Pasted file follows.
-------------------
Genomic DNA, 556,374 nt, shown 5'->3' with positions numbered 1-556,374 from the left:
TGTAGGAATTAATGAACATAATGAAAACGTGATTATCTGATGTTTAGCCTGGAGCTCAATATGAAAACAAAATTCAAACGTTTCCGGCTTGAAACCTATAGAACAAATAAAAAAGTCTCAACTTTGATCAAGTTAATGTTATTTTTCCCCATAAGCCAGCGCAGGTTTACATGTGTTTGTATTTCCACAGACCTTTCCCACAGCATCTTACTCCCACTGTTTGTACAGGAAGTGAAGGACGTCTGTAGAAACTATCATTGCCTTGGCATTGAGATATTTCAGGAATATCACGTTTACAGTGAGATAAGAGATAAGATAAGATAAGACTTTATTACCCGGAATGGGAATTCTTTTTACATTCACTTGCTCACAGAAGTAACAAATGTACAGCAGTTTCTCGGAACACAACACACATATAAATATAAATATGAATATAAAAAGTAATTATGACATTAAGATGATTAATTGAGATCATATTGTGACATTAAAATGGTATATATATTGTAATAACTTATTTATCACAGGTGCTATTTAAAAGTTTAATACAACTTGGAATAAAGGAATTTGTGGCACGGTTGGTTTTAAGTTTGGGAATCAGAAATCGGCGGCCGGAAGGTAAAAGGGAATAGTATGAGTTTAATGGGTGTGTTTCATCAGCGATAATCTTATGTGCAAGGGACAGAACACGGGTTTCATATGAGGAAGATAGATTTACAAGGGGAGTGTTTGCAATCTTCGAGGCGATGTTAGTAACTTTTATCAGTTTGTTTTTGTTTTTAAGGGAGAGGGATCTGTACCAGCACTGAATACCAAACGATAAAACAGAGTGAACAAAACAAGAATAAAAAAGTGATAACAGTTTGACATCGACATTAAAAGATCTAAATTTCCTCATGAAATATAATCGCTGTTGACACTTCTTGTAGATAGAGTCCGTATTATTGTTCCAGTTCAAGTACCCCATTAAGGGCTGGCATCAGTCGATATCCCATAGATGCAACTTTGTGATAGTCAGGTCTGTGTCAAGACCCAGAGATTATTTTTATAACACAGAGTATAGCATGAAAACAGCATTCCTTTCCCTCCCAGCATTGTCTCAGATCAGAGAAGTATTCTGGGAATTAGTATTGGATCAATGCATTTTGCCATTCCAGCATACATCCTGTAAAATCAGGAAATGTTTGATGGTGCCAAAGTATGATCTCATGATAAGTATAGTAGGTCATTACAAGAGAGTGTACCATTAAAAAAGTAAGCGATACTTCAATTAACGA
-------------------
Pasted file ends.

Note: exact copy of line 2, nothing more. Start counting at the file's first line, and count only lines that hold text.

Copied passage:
TGTAGGAATTAATGAACATAATGAAAACGTGATTATCTGATGTTTAGCCTGGAGCTCAATATGAAAACAAAATTCAAACGTTTCCGGCTTGAAACCTATAGAACAAATAAAAAAGTCTCAACTTTGATCAAGTTAATGTTATTTTTCCCCATAAGCCAGCGCAGGTTTACATGTGTTTGTATTTCCACAGACCTTTCCCACAGCATCTTACTCCCACTGTTTGTACAGGAAGTGAAGGACGTCTGTAGAAACTATCATTGCCTTGGCATTGAGATATTTCAGGAATATCACGTTTACAGTGAGATAAGAGATAAGATAAGATAAGACTTTATTACCCGGAATGGGAATTCTTTTTACATTCACTTGCTCACAGAAGTAACAAATGTACAGCAGTTTCTCGGAACACAACACACATATAAATATAAATATGAATATAAAAAGTAATTATGACATTAAGATGATTAATTGAGATCATATTGTGACATTAAAATGGTATATATATTGTAATAACTTATTTATCACAGGTGCTATTTAAAAGTTTAATACAACTTGGAATAAAGGAATTTGTGGCACGGTTGGTTTTAAGTTTGGGAATCAGAAATCGGCGGCCGGAAGGTAAAAGGGAATAGTATGAGTTTAATGGGTGTGTTTCATCAGCGATAATCTTATGTGCAAGGGACAGAACACGGGTTTCATATGAGGAAGATAGATTTACAAGGGGAGTGTTTGCAATCTTCGAGGCGATGTTAGTAACTTTTATCAGTTTGTTTTTGTTTTTAAGGGAGAGGGATCTGTACCAGCACTGAATACCAAACGATAAAACAGAGTGAACAAAACAAGAATAAAAAAGTGATAACAGTTTGACATCGACATTAAAAGATCTAAATTTCCTCATGAAATATAATCGCTGTTGACACTTCTTGTAGATAGAGTCCGTATTATTGTTCCAGTTCAAGTACCCCATTAAGGGCTGGCATCAGTCGATATCCCATAGATGCAACTTTGTGATAGTCAGGTCTGTGTCAAGACCCAGAGATTATTTTTATAACACAGAGTATAGCATGAAAACAGCATTCCTTTCCCTCCCAGCATTGTCTCAGATCAGAGAAGTATTCTGGGAATTAGTATTGGATCAATGCATTTTGCCATTCCAGCATACATCCTGTAAAATCAGGAAATGTTTGATGGTGCCAAAGTATGATCTCATGATAAGTATAGTAGGTCATTACAAGAGAGTGTACCATTAAAAAAGTAAGCGATACTTCAATTAACGA